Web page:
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Thursday 30th April

Good Morning, 

I have had the pleasure of looking at more super photographs from home and even some clips sent in telling the story of 'The Storm Whale'. Further down you can take a look for yourself at some of the creative ways Class One have retold the story. 

Today is 'Museum from Home' day. The BBC are encouraging us to celebrate our fantastic museums the best we can by exploring their online resources. Below is the link for Gladstone Pottery Museum's online resources which I thought might be a great place to start given our current topic on 'The Potteries'. 

If you find any other resources you want to share with the class, let me know and I can share them tomorrow. 

Have a great day!

Miss Hickman 




Objective – to describe position using ‘top’ ‘in between’ ‘bottom’ ‘above’ and ‘below’.


Today we are going to look at describing position. When we talk about position, we are usually comparing items, people or places to one another to describe their location. For example, ‘the book is above the table’. It is comparing the book and the table. The opposite would be ‘the table is below the book’. We can say something is ‘in between’ two other things, which is the same as saying in the middle of. Try using some of these words with someone in your family. Look around the room you are in, what can you see and describe?


Task – To write as many descriptions about the toy shelves as possible e.g. ‘The train is below the rocket. The horse is between the duck and the ball.’ How many can you think of using this picture?

Picture 1

Challenge – Draw your own set of toy shelves and with an adult, talk about the position of each toy using ‘top’ ‘bottom’ ‘above’ ‘below’ and ‘in between’.



Objective – to create a story map of ‘The Storm Whale’.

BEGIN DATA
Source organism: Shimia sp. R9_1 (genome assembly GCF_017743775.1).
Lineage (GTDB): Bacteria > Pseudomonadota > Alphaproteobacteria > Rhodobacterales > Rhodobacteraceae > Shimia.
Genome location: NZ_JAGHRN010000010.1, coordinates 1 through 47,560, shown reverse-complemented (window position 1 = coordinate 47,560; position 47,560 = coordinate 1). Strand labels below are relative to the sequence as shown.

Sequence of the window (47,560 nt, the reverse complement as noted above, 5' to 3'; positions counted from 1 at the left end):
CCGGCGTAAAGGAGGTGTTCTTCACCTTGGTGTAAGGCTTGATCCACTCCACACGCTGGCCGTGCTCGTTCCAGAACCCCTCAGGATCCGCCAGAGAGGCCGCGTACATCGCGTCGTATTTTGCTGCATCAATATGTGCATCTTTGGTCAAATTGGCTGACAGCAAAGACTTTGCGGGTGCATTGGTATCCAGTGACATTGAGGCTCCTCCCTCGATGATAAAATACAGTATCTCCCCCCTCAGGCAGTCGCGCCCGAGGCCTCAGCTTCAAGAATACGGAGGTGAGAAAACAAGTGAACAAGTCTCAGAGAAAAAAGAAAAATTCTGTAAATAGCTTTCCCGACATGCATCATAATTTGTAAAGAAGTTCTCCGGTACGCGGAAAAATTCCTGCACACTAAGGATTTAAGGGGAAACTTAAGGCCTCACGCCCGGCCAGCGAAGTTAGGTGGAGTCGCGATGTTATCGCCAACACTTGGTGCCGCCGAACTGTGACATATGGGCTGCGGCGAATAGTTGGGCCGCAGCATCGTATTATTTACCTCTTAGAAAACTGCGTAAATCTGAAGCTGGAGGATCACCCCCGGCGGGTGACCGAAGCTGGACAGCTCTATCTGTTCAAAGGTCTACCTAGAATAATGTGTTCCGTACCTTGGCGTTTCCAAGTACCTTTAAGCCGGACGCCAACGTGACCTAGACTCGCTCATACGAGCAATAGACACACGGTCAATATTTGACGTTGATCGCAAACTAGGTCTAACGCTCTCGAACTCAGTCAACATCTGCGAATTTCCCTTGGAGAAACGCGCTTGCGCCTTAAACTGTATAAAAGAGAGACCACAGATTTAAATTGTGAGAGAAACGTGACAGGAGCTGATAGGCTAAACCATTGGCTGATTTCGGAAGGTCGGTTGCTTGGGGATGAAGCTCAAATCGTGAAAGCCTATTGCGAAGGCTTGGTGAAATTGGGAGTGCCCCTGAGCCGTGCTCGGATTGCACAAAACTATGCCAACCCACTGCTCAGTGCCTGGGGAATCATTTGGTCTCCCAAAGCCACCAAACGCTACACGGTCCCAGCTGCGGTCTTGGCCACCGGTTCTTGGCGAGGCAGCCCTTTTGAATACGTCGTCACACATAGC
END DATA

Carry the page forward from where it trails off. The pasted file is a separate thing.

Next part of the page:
I hope you had lots of fun creating your puppet shows yesterday. I have uploaded the clips sent in from home for you to look at. I think you'll agree that they're fantastic! 



Dexter's Movie

Still image for this video

Buddy's Movie .mp4

Still image for this video

Hopefully you  know the story of the Storm Whale quite well by now ready for our retell.  Before we write any story, it is important to plan it. Even the best authors plan their work so they have a good idea of what they want to say and the order in which they will say it. It is important to take time planning all the details you want to include because sometimes, when you’re writing, you can get carried away and before you know it – it’s the end of the story! In Class One we like to plan using a story map. I have uploaded my version of a story map for the Storm Whale so that you can remind yourself what it looks like and so parents know what one is. We usually start by drawing a large snake down our page so and this is our guide. Our drawings following this snake and when we are using the map to help us to retell, it means our drawings are in order and helpful. Next we draw simple pictures to help us to remember the key points of the story (remember it is not an Art lesson so basic and simple pictures are the best!). Then finally we go back and add a few key words that we want to include. Usually these are names or describing words. This plan helps us when we are writing up our story, but it is also useful for verbally retelling the story as we can use the pictures as prompts.


Task – It’s ok to look at mine to start with but create your own story map to retell the story of the Storm Whale. Try to include all the key events so that when you write the story tomorrow, you don’t miss out any key information. When you have finished, try to go back and add at least 6 adjectives (describing words) that you will include. Finally, sit with someone in your family and talk through your story map ready for tomorrow’s lesson.

Miss Hickman's Story Map (step by step)

Miss Hickman's Story Map (step by step) 1
Miss Hickman's Story Map (step by step) 2
Miss Hickman's Story Map (step by step) 3
Miss Hickman's Story Map (step by step) 4


Today we are going to learn a new alternative pronunciation for the 'ie' sound. We have learnt that 'ie' makes an 'igh' sound like in 'tie'. But it can also make an 'ee' sound like in 'field'. Work through the presentation with an adult first before deciding if you want to play the game or make a castle for the follow up activity.